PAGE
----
- Ruby Port on the Rocks One of our favorite Port cocktails of all time
- Simple Sangria It’s better when you make your own Sangria.
Why it works: Traditionally, this burger calls for Coke or a Root Beer so, choosing wines with an element of bitter-sweet pays homage to the classic brown soda pairing. Interestingly enough, the wines listed above (as prepared) all have substantially less sugar than a can of coke.
21 Club Burger
I love this burger with an elegant, silky medium bodied Red Châteauneuf-du-Pape preferably with a bit of age. Medium bodied is important because it will enhance the meat flavor but not overpower it’s subtleties. I would look for one with medium, medium minus, integrated silky, sweet tannins even better if it has a hint of glycerol that would meld magically with the fat. A lot of CDPs have flavors of red cherries, raspberries, strawberries and I like a wine with a red fruit element for the tart and tang of the melted cheddar and also because I feel ripe blue fruit can sometimes compete with fatty meat flavors. And finally while some Rhône wines can finish with a bit of showy spicy, I would look for a CDP that has a nice earth and spice balance that rounds out the experience of the smoky char and subtle pepper of the meat and the airy, buttery sweetness of the brioche. Rosalina Pong, Sommelier at 21 Club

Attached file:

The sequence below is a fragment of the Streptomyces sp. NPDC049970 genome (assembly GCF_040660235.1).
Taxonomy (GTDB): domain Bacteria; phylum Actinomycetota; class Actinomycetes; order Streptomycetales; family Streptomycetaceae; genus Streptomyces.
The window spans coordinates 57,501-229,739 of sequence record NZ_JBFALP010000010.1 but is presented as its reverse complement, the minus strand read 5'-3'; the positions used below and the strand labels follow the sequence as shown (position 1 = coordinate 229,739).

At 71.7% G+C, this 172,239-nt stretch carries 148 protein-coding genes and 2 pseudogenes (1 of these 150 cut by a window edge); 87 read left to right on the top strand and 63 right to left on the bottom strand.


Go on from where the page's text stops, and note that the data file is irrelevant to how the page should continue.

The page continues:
A perfect burger (like the one described above) with the addition of a slice of cheddar cheese which adds tang and creaminess to the overall profile.
- Crianza or Reserva Rioja
- Chianti Classico or Montalcino Rosso
- Montepulciano d’Abruzzo
- Coonawarra Cabernet